I am building an application with ASP.NET Core 5.0 following DDD and the CQRS pattern. I internationalize on the presentational layer but when I send emails I send them in the application layer via an email sender service. This service doesnt know anything about internationalization because I have that capsuled on the presentational layer. So my question is how do I get internationalized emails in my application layer / email sender service, what is the best approach?

Edit: In my current example I am trying to register a user and sending a verfication email. So I am dispatching a createUser command on the presentational layer (a Web Rest API) to my application layer. I create the user and use an email sender service. The content of the email has to be in the users language. I don't think that sending that email needs to be moved to the presentational layer.

If you need code excerpts let me know.

  • Without knowing anything else about your application, I'd say what you need to do is add localization to your email sender service. How you do that is entirely up to you. If you think you can commandeer your "presentation layer" to do that, by all means. Otherwise, it's simply a matter of adding the necessary code to your email sender service. Sep 9, 2021 at 13:16
  • Wording and formatting emails belongs in the presentation layer. The technical details of sending them are akin to the technical details of the web server that you use - not really relevant to your application design, just part of the infrastructure. Sep 9, 2021 at 13:53
  • Why do you want the emails localized in your application layer? What's wrong with having "localization capsuled on the presentational layer"? Sep 9, 2021 at 15:37
  • @Hans-MartinMosner while I’d agree with this statement in some cases, it seems challengeable in general. What if the localized email content is business related (e.g. using product names in several languages, which means a multilingual business process and a domain model coping with multilingual data). What if the email content is defined according to localized rules (e.g.with different thresholds depending on currency or country of the receiving party)?
    – Christophe
    Sep 9, 2021 at 16:19
  • Carlos, can you clarify if it’s about localization or internationalization, and the reason you think it does not belong to presentation layer? And can you tell more about your email localization, e.g. is it mainly about translation or are there also other concerns?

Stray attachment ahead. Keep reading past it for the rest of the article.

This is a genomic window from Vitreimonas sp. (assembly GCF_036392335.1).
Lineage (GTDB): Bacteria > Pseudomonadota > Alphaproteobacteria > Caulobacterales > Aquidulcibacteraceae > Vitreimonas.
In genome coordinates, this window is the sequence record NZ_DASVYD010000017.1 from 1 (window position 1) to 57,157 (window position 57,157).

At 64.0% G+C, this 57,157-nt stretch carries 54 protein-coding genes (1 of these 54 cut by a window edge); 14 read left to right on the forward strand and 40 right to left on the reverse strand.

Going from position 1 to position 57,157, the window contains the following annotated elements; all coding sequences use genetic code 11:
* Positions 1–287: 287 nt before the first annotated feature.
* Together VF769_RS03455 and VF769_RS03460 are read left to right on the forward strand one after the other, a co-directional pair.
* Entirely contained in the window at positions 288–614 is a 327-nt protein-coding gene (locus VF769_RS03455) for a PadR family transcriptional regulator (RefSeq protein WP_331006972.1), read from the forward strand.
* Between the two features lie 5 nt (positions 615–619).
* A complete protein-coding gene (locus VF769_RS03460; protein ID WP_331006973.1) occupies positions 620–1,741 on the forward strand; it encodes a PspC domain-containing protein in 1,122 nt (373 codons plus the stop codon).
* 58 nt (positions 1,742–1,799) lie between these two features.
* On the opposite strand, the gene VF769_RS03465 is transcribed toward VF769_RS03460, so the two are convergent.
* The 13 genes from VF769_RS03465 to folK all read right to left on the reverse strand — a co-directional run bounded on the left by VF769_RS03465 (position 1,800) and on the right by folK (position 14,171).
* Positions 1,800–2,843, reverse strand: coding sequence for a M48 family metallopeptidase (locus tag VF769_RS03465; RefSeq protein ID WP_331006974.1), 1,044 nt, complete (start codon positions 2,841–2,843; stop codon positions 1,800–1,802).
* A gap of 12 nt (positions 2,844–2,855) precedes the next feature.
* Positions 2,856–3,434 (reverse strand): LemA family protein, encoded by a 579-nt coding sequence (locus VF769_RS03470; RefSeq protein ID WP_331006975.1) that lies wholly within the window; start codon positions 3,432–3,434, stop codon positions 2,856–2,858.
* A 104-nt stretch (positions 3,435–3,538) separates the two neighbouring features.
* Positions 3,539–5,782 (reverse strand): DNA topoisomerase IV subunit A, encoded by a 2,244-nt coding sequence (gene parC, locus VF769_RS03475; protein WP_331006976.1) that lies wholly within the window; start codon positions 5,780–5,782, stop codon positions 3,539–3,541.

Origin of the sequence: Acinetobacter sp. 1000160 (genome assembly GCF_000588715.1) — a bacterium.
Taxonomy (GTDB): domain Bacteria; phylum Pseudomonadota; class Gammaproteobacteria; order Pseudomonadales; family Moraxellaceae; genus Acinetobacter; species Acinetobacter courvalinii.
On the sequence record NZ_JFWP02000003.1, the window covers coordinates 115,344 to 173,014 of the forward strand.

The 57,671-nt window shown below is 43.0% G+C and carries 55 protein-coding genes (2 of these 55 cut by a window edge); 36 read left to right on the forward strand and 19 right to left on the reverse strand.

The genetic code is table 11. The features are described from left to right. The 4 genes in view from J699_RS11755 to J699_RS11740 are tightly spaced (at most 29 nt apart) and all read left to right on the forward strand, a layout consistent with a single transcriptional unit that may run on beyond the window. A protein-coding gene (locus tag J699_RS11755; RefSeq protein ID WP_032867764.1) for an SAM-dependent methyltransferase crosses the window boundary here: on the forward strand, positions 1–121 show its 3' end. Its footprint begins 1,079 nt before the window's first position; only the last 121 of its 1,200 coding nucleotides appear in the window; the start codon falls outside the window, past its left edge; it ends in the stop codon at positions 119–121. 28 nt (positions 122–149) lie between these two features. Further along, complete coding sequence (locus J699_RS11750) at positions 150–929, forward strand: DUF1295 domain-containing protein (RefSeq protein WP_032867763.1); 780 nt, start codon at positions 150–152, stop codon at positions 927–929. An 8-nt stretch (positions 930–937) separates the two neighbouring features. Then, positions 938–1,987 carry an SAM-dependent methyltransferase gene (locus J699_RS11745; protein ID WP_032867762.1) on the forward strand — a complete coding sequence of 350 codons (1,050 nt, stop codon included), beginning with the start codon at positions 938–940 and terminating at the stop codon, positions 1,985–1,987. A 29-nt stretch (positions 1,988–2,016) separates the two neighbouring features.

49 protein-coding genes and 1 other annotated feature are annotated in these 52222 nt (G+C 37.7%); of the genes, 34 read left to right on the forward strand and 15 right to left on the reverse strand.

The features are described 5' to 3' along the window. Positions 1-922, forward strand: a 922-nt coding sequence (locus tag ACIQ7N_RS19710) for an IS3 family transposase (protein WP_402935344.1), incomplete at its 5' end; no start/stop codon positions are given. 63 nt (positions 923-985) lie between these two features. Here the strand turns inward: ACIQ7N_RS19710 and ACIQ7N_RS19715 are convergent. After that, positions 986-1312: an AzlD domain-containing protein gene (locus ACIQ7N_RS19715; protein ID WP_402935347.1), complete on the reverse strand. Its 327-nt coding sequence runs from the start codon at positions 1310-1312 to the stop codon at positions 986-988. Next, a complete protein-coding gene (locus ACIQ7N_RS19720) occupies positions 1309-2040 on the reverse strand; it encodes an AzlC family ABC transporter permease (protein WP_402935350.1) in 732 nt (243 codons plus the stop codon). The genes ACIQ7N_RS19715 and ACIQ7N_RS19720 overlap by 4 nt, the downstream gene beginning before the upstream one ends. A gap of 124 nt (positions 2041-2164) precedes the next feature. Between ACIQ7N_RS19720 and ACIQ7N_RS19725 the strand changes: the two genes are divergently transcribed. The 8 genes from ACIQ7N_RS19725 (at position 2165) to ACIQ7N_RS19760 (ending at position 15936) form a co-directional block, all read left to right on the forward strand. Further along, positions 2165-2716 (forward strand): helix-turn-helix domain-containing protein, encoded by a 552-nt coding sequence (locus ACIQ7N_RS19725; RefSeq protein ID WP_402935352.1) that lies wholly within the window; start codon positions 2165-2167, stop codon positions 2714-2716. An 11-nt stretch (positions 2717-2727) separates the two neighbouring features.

– Christophe
    Sep 9, 2021 at 16:43

2 Answers 2


Did you mean layers or tiers?

Tiers are independent processes or components that may potentially run on different processing nodes. The usual ones are presentation (front-end), application, and database. They are often called "layer" because of the graphical representation, but it’s about distribution of components.

The internal structure may also be organized in layers, according to some split of responsibilities. The naming of those layers depend on the authors but have similar names than the tiers (e.g. presentation, business/application, DAL).

This might create confusion, as internal layers do not necessarily correspond one-to-one with the distribution components. We can agree that email localization cannot run on the presentation tier (front-end).

How to solve it?

Your registration process needs to know the email address of the user for sending the mail. But it also needs to know the language to use since the backend has other language parameters:

  • You need to pass language information from the front-end (where it is known, either asking it from the user or taking it from the environment preferences) to the back-end (where it is needed). The best way to do this, is to pass it along with the email address to used.
  • The email content is just standard text in the user's language (now know to the back-end) and does not involve any domain logic for composing it. It seems therefore that generating it, would still belong to the part of the presentation logic, even if running on the backend.

At the higher layer, don’t send an email. Send a description of the contents of the email, and write a small layer that takes the description, translates it into English, and sends the email. That part is called “internationalisation”.

Now you get a good French speaker, a good German speaker etc. who can take your email description and write code to translate it into French, German etc. Obviously you would do a translation that is mostly table driven, so as far as possible the changes are just in some table.

(Currencies are interesting, because there is currency and user language. A German living in the UK might get a bill for an amount of British pound, but written in German. Translating “please pay £100” into “bitte zahlen Sie 100 Euros” would be fatal.

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